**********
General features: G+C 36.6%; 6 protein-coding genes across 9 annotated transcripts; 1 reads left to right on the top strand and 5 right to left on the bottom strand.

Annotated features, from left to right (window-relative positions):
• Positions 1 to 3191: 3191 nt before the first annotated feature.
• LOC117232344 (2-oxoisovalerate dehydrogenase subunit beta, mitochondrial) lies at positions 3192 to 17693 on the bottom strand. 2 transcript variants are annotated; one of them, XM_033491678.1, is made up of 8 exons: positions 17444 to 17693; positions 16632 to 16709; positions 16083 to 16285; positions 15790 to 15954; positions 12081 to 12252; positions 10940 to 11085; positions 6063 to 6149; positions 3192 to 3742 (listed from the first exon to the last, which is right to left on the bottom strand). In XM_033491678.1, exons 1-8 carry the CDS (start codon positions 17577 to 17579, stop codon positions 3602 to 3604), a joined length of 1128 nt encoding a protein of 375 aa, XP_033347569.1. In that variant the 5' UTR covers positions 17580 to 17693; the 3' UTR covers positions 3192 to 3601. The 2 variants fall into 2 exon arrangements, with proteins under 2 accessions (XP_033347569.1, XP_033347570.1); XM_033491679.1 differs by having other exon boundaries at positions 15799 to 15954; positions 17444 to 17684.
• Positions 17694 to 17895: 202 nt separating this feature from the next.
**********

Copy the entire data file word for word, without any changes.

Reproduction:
General features: G+C 36.6%; 6 protein-coding genes across 9 annotated transcripts; 1 reads left to right on the top strand and 5 right to left on the bottom strand.

Annotated features, from left to right (window-relative positions):
• Positions 1 to 3191: 3191 nt before the first annotated feature.
• LOC117232344 (2-oxoisovalerate dehydrogenase subunit beta, mitochondrial) lies at positions 3192 to 17693 on the bottom strand. 2 transcript variants are annotated; one of them, XM_033491678.1, is made up of 8 exons: positions 17444 to 17693; positions 16632 to 16709; positions 16083 to 16285; positions 15790 to 15954; positions 12081 to 12252; positions 10940 to 11085; positions 6063 to 6149; positions 3192 to 3742 (listed from the first exon to the last, which is right to left on the bottom strand). In XM_033491678.1, exons 1-8 carry the CDS (start codon positions 17577 to 17579, stop codon positions 3602 to 3604), a joined length of 1128 nt encoding a protein of 375 aa, XP_033347569.1. In that variant the 5' UTR covers positions 17580 to 17693; the 3' UTR covers positions 3192 to 3601. The 2 variants fall into 2 exon arrangements, with proteins under 2 accessions (XP_033347569.1, XP_033347570.1); XM_033491679.1 differs by having other exon boundaries at positions 15799 to 15954; positions 17444 to 17684.
• Positions 17694 to 17895: 202 nt separating this feature from the next.